On Eating For Free; or, Gratis Means Gratitude

Gravy Full disclosure: I've wanted to write something about freebies for a long time. Because as a food blogger, even one as infrequent as me, I get them. And while I am offered many more than I accept, I go to restaurant and bar openings and to media dinners.

And I think the meaning of free is changing as restaurant writing increasingly becomes the domain of utterly unpaid, expense-account-free bloggers (a number among which I count myself. Variety hasn't been associated w/ The Knife for many months; the ads are a function of me not having remapped the URL).

Namely: Without the free, it's a lot more difficult to get the coverage these restaurants desperately need. Not because free means bribery; it means there's no other way for writers to afford it. Any writer.

In a world where newspapers are laying off staff, cutting salaries or folding altogether on a daily basis, I'll make a not-very-bold prediction: The world in which people are paid to eat and write about it is about to disappear. It's untenable. Forget about the blogging competition; supporting a restaurant critic, with all the multiple visits and dining companions, makes absolutely no financial sense. Newspapers have no ad model for it; if Zachys were to pull out of the New York Times' dining section, there would be… almost nothing. And that sucks, but the New York Times has even suckier problems, like being a junk bond. And taking financing from a dubious billionaire. And wondering if it could face bankruptcy anyway.

More about writing from the freebie POV later, but as a preamble I bring this from my partner in crime, D.R. Stewart, aka my husband and frequent beneficiary of The Knife's largesse.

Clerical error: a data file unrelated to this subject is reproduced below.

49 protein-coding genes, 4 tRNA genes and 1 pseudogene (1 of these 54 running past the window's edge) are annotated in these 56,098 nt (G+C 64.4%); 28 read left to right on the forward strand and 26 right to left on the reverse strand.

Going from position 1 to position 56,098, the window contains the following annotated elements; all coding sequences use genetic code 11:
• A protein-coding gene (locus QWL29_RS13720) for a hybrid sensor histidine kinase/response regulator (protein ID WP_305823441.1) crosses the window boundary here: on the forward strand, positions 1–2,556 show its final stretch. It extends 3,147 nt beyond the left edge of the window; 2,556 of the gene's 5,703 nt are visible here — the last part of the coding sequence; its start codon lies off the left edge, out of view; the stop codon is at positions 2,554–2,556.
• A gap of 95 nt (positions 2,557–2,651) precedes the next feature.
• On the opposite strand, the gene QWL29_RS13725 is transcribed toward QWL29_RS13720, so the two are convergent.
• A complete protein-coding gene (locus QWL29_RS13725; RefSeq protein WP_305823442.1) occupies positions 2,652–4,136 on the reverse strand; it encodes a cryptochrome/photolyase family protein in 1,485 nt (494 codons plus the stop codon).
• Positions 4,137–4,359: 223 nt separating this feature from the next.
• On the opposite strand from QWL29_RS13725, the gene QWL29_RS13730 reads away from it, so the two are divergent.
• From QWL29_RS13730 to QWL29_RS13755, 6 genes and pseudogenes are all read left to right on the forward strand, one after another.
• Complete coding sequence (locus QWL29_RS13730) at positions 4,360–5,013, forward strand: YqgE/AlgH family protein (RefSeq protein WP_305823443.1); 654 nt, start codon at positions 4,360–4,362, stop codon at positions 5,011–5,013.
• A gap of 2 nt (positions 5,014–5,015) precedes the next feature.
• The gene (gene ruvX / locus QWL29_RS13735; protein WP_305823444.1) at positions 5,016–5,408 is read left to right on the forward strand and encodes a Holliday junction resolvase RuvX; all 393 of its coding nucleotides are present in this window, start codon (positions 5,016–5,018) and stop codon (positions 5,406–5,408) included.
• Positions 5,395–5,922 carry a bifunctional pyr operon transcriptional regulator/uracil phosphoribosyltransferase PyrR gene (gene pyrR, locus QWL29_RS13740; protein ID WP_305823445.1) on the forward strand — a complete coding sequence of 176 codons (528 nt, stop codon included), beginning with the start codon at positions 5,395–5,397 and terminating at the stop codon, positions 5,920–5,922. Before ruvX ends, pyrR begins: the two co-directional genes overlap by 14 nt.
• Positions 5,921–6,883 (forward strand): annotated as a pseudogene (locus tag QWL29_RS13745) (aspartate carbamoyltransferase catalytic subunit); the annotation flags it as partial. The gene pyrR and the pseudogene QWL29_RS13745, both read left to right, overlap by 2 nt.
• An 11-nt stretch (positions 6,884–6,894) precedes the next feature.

Barbar

Filed from the frontlines of culture-war-torn Silver Lake, CA – They called it the Gravy Train when I was a kid. And if you’re lucky enough to hitch a ride, you will acknowledge it’s an aptly named locomotive. Due to a relationship I have, my passenger status has been validated for many years. So when the Gravy Train pulled up at the opening of Barbarella Tuesday night for free drinks and food, I was among the first to have my ticket punched.

Barbarella is a clean establishment on the hip-Hyperion highway that leads you into the Atwater Village for more hip adventures. Its food was serviceable; no wrong notes were hit, no popcorn shrimp went awry. The place is well-lit, open, with nooks & crannies to hide out and big spaces to dine in. I wish it well. The DJ was a dumbass, but that’s not his fault – that's really LA's DJ culture at fault. (Look at my cool set list that no one knows!  Only bar mitzvah DJs would play songs normal people actually resonate with! Although I ride the Gravy Train, to paraphrase Joseph Walsh: “I shouldn’t complain, but sometimes I still do.” )

But my real complaint is not with a sad lil’ too-kool-for-school DJ – it's with the patrons at Barbarella that night. Who were all eating and drinking for free.

It’s simple, really: Tip the waiter. Tip the bartender. Tip them fucking well. 

Why? Because you didn’t have to pay for a goddamned thing. Really. You sat there enjoying, even if it wasn’t perfect, a perfectly good meal and drinks for free. So throwing down a 20 spot to the waiter means you just had a night out in LA for 20 bucks. Poor you.

I can’t tell you the number of times I’ve been comped in this town, be it premies, parties or product launches, but I can tell you the ratio of wallets I see removed for gratuity is somewhere around 10%. I don’t get it – on your own, you'd have to pay a $100 tab and then tip, but when something is free you can’t give the bartender a fiver? At least?

Here's a pitch on a purely selfish level: Giving service workers money when you just ate for free is good for the soul. Honest. People wonder why others still give change to panhandlers even though they are “just going to use it for booze.” They do so because it’s a direct exchange between someone who is really grateful. Which your servers will be if you just tip them. Because at some point in the night, whirling around like hor dervishes, they’ve started to notice that all these well-dressed industry insiders aren’t tipping them – at all. 

Let’s take a visit to the Hall of Shite Rationalizations:

  1. Oh, their tip is built in.

    Really? And you know this how? You don’t know this. And it’s not. Quick calls to several bartender/waitstaff providers assures me of what I’ve always been told by the folks in the trenches: Tips are based on the kindness of strangers.